Microsoft Office Tutorials and References
In Depth Information
6 Reordering and
In this chapter, you will learn how to
✔ Sort worksheet data.
✔ Organize data into levels.
✔ Look up information in a worksheet.
Most of the time, when you enter data in a Microsoft Excel worksheet, you will enter it in
chronological order. For example, you could enter hourly shipment data in a worksheet,
starting with the first hour of the day and ending with the last hour. The data would
naturally be displayed in the order you entered it, but that might not always be the best
arrangement to answer your questions. For instance, you might want to sort your data
so that the top row in your worksheet shows the day of the month with the highest
package volume, with subsequent rows displaying the remaining days in decreasing
order of package volumes handled. You can also sort based on the contents of more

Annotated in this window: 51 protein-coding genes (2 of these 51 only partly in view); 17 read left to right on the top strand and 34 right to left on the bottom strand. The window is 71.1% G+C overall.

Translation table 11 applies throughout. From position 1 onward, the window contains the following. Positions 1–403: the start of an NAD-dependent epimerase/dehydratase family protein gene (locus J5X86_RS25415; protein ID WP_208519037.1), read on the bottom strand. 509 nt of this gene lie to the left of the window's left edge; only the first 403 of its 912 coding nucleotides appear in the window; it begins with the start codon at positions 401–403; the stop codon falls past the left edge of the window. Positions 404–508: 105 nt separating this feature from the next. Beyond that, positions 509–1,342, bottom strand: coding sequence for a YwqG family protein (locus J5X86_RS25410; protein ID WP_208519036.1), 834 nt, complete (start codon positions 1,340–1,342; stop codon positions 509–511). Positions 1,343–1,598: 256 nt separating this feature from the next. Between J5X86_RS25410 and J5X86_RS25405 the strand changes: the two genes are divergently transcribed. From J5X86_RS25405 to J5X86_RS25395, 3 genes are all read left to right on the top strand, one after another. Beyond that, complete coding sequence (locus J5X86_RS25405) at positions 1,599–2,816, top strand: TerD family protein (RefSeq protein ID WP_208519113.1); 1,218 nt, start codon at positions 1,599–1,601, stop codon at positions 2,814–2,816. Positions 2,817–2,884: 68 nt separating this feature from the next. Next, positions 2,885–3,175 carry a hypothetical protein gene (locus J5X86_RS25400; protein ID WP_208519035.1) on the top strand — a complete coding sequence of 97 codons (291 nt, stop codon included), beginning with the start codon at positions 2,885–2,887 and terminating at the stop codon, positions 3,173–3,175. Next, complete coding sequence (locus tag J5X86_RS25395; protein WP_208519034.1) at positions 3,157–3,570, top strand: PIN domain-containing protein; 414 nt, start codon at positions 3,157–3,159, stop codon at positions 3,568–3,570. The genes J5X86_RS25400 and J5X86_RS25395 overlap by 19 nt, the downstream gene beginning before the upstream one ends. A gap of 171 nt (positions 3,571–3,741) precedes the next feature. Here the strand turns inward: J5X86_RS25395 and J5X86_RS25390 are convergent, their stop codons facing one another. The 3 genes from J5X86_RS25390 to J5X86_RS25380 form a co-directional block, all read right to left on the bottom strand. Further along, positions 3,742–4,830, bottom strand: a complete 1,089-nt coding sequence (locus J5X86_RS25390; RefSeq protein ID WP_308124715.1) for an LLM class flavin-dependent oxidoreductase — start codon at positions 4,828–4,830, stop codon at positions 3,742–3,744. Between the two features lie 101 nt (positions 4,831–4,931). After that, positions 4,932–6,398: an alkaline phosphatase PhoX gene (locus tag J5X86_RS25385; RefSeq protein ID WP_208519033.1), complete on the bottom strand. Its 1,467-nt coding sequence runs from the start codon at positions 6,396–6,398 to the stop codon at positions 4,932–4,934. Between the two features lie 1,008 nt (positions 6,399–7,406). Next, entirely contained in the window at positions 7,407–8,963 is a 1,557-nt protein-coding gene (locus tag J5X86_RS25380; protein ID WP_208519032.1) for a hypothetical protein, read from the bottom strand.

than one column. A good example is sorting package handling data by week, day,
and then hour of the day.
After you have sorted your data into the desired order with Excel, you can find partial totals,
or subtotals, for groups of cells within a given range. Yes, you can create formulas to
find the sum, average, or standard deviation of data in a cell range, but you can do the
same thing much more quickly by having Excel calculate the total for rows that have
the same value in one of their columns. For example, if your worksheet holds sales data
for a list of services, you can calculate subtotals for each product category.